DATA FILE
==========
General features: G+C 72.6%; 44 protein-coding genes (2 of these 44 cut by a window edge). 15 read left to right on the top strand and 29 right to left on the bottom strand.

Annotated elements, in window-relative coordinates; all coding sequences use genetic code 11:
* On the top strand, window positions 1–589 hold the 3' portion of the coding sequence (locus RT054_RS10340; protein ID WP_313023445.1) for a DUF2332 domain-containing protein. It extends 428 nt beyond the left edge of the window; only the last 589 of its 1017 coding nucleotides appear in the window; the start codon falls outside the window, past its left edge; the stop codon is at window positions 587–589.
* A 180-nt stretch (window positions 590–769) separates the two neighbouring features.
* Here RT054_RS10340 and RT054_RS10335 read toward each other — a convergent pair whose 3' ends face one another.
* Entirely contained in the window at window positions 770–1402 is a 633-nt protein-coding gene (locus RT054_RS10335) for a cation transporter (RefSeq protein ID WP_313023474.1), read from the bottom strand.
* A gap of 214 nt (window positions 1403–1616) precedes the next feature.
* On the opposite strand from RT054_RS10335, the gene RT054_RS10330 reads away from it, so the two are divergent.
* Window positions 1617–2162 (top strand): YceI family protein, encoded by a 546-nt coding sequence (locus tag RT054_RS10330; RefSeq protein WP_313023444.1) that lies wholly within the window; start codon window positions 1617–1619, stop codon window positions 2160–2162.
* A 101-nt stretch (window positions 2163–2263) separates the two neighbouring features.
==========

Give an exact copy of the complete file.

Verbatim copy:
General features: G+C 72.6%; 44 protein-coding genes (2 of these 44 cut by a window edge). 15 read left to right on the top strand and 29 right to left on the bottom strand.

Annotated elements, in window-relative coordinates; all coding sequences use genetic code 11:
* On the top strand, window positions 1–589 hold the 3' portion of the coding sequence (locus RT054_RS10340; protein ID WP_313023445.1) for a DUF2332 domain-containing protein. It extends 428 nt beyond the left edge of the window; only the last 589 of its 1017 coding nucleotides appear in the window; the start codon falls outside the window, past its left edge; the stop codon is at window positions 587–589.
* A 180-nt stretch (window positions 590–769) separates the two neighbouring features.
* Here RT054_RS10340 and RT054_RS10335 read toward each other — a convergent pair whose 3' ends face one another.
* Entirely contained in the window at window positions 770–1402 is a 633-nt protein-coding gene (locus RT054_RS10335) for a cation transporter (RefSeq protein ID WP_313023474.1), read from the bottom strand.
* A gap of 214 nt (window positions 1403–1616) precedes the next feature.
* On the opposite strand from RT054_RS10335, the gene RT054_RS10330 reads away from it, so the two are divergent.
* Window positions 1617–2162 (top strand): YceI family protein, encoded by a 546-nt coding sequence (locus tag RT054_RS10330; RefSeq protein WP_313023444.1) that lies wholly within the window; start codon window positions 1617–1619, stop codon window positions 2160–2162.
* A 101-nt stretch (window positions 2163–2263) separates the two neighbouring features.